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In early 2020, Steven Paynter saw an opportunity.

The principal at international architecture firm Gensler had spent a lot of time thinking about resiliency in architecture, focusing on making larger buildings out of wood rather than concrete and steel. But the pandemic, and the glut of empty office space it brought with it, presented a new opportunity to think about sustainability: by converting unused commercial buildings to apartments.

Gensler worked on office-to-residential conversions before the pandemic made it essential, like an old Philadelphia office building called One Franklin Tower that got a new glassy facade and now houses 550 apartments with rents starting from $1,825 a month.

Now the algorithm he spearheaded collapses the survey process — which must be conducted to determine whether a commercial building can be turned into apartments — from months to hours. His work will help these conversions to be enacted on a mass scale. which is important given the urgency created by America’s rising office-vacancy rates due to the pandemic’s reshuffling of where and how we work. It could help bring people back to downtowns across North America as renters or homeowners, not commuters.

One Franklin Tower before and after its residential conversion.
One Franklin Tower in Philadelphia before and after its residential conversion. 
Gensler

Paynter, a 39-year-old who lives in Toronto, said demand for Gensler’s services in office-to-residential conversion has soared over the last eight months, with inquiries in any given week spiking from a handful to over 20.

“Each time we do one of those meetings, it’s the C suite of this development company or that bank coming to us” saying “we have this building that’s worth $100 million, and we don’t know what to do,” he said. They’ve also been approached by cities at large at crisis points.

Bringing people back into urban centers

Paynter said Gensler started studying office vacancies at the beginning of the pandemic, to try to solve problems in high-vacancy cities like crime and pollution from commuting. That’s when Paynter and his team started developing the algorithm.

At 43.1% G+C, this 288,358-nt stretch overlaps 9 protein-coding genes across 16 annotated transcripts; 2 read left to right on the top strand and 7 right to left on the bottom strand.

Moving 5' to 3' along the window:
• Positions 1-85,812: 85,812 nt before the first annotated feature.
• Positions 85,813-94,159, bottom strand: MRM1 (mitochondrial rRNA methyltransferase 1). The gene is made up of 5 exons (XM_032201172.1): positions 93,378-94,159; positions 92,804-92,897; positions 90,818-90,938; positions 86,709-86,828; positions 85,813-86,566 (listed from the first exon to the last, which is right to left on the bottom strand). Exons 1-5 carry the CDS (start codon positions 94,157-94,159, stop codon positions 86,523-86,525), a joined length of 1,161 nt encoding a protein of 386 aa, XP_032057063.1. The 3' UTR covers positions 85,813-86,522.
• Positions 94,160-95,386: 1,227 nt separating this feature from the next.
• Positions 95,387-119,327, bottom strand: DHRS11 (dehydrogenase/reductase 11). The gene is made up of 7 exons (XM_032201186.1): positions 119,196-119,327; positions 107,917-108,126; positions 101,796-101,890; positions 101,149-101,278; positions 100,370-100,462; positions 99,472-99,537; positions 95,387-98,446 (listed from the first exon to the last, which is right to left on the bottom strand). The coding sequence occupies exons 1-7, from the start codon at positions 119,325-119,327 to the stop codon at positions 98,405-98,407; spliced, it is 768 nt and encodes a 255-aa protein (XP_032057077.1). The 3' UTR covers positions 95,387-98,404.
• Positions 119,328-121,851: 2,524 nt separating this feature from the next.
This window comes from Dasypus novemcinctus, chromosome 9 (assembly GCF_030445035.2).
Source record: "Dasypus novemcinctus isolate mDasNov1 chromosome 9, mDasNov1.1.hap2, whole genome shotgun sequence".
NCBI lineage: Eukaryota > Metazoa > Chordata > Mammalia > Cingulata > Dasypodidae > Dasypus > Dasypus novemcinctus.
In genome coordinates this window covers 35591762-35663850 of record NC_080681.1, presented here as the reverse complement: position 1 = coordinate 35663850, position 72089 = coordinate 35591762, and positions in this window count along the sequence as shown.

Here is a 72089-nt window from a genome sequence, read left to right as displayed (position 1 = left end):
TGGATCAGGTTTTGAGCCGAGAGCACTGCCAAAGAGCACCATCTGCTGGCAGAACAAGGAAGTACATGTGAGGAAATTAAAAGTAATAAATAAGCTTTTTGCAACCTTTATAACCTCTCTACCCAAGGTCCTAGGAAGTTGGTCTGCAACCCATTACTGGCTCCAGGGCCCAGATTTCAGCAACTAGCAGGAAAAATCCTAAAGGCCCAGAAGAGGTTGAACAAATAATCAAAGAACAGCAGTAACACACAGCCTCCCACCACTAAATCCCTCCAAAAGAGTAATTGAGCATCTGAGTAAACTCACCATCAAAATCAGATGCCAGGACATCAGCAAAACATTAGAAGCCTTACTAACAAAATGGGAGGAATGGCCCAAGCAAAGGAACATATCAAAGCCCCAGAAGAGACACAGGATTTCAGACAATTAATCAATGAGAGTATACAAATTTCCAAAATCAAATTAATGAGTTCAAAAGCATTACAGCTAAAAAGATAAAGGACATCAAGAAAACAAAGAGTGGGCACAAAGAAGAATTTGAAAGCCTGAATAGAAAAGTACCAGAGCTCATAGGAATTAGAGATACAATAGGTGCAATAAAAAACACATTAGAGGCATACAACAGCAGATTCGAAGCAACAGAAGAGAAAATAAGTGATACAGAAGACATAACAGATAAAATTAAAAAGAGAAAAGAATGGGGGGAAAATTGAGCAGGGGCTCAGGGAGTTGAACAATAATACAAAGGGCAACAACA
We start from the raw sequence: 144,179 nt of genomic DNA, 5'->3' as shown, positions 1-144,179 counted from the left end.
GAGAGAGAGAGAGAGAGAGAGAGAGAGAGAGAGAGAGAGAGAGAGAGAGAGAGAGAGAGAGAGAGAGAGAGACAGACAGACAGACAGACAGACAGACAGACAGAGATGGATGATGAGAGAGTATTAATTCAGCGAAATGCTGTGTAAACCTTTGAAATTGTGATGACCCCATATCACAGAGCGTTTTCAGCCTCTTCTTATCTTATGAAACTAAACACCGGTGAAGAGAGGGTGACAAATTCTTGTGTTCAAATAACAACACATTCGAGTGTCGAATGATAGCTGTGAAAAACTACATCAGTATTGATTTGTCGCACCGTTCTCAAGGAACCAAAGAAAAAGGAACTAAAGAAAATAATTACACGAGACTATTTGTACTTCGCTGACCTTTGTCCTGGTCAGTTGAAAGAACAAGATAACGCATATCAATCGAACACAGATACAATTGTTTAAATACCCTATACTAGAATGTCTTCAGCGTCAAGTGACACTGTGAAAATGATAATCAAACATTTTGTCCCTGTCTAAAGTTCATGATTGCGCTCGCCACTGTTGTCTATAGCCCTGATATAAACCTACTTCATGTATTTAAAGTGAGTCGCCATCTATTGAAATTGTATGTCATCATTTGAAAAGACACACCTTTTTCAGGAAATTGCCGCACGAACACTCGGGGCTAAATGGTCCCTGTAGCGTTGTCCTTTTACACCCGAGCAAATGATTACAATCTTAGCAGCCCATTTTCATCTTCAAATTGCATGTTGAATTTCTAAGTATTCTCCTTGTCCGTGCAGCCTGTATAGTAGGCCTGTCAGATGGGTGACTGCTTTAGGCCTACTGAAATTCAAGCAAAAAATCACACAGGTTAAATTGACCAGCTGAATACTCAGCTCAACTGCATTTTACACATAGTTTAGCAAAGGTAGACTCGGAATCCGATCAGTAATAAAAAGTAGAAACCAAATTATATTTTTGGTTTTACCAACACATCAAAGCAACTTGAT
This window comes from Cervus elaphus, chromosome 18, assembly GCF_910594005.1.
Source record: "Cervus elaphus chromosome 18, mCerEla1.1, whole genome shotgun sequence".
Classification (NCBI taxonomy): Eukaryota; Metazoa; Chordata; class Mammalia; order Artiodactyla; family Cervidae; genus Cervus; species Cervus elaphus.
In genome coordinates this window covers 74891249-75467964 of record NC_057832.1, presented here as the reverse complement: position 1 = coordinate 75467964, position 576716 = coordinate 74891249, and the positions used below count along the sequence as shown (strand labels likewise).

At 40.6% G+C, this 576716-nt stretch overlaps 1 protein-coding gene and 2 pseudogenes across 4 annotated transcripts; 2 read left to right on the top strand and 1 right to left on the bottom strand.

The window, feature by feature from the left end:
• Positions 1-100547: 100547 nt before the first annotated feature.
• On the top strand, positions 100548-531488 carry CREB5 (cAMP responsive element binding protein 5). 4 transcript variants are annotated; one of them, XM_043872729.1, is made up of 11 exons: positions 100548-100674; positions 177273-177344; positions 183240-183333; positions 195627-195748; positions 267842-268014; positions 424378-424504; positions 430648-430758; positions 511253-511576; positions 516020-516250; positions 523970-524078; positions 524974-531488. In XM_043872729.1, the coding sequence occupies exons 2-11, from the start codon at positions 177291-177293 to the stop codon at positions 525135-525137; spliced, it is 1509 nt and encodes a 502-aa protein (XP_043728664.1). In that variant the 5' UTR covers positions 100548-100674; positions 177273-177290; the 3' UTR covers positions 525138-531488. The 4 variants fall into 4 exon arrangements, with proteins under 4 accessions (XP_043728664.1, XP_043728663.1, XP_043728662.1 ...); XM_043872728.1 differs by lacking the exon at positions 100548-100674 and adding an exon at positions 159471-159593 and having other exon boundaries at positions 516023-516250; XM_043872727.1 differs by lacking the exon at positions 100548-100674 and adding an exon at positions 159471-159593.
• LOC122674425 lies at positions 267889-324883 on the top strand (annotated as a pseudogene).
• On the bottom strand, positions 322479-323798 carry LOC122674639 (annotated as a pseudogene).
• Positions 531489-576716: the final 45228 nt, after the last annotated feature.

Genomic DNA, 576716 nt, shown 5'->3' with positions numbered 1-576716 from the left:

Typically, Paynter said the process of determining whether an office building is a good fit for a residential conversion is long and convoluted, and usually only 3 out of 10 are a good fit. Oftentimes he and his colleagues would start marking out a plan for conversion after being approached by a client before realizing weeks or months later it wasn’t feasible.

The algorithm is able to quickly assess which office buildings are viable for conversion to apartments, which are known in industry parlance as multifamily residential. It weighs factors like where the building is located, its existing layout, and the feasibility of updating its exterior.

“If we can find the perfect buildings for conversion, you start to be able to correct the market, you start to be able to bring people back to neighborhoods,” Paynter said. “And then, actually, the demand for the remaining office buildings goes up, because you’re creating scarcity by taking some out of the market.”

In addition to addressing downtown vibrancy by reducing crime and pollution caused by commuting, he said the algorithm will help prevent teardowns. Many developers prefer to start fresh rather than retrofitting or bringing up to date an older building. “That would have been a huge problem and millions of kilograms of carbon would be released by doing it,” he said.

Most urban centers lack sufficient housing, but turning office buildings into apartments helps add additional units to rent or buy.

An aerial view of downtown Calgary, in Alberta, Canada.
About 28% of downtown Calgary’s office space is vacant. 
L. Toshio Kishiyama

To date the firm has surveyed over 400 buildings in 25 cities, with downtown Calgary, in Alberta, Canada, the biggest use-case to date. They were commissioned by Calgary Economic Development.

About 28% of the area’s office space is vacant. After running Gensler’s algorithm, the city released a $10 billion blueprint for revitalization that includes incentivizing conversions to bring people back to the urban core.

Gensler found that the revitalization plan will increase the area’s population by 23%.

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“It’ll have a huge impact on the viability of the city and the retail there and the people who live there,” Paynter said.

He added that dozens of buildings in the areas they’ve surveyed across North America will begin going into construction this year.

“That will start to have a genuine citywide impact,” he said. “That’s really exciting.”

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